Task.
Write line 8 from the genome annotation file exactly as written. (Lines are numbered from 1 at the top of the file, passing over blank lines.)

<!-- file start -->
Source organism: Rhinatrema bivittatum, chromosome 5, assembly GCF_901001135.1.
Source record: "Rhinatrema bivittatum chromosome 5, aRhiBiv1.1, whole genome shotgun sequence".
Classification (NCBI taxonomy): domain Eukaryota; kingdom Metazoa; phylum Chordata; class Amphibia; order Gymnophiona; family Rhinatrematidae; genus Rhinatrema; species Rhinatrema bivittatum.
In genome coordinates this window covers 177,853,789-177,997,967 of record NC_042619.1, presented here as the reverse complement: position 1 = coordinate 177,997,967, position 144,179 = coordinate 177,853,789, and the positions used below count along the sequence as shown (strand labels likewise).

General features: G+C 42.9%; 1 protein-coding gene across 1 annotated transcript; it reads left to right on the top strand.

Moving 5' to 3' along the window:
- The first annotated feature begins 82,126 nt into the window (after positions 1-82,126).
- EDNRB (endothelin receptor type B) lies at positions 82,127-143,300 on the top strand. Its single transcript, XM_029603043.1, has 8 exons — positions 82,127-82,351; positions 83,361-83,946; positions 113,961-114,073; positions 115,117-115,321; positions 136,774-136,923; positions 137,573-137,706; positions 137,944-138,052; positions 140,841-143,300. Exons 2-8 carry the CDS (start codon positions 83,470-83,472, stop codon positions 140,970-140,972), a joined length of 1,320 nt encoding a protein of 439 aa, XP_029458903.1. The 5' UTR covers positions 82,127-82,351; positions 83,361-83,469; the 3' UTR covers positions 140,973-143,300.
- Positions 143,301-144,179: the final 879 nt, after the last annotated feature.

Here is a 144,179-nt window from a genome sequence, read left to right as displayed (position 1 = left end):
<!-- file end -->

- EDNRB (endothelin receptor type B) lies at positions 82,127-143,300 on the top strand. Its single transcript, XM_029603043.1, has 8 exons — positions 82,127-82,351; positions 83,361-83,946; positions 113,961-114,073; positions 115,117-115,321; positions 136,774-136,923; positions 137,573-137,706; positions 137,944-138,052; positions 140,841-143,300. Exons 2-8 carry the CDS (start codon positions 83,470-83,472, stop codon positions 140,970-140,972), a joined length of 1,320 nt encoding a protein of 439 aa, XP_029458903.1. The 5' UTR covers positions 82,127-82,351; positions 83,361-83,469; the 3' UTR covers positions 140,973-143,300.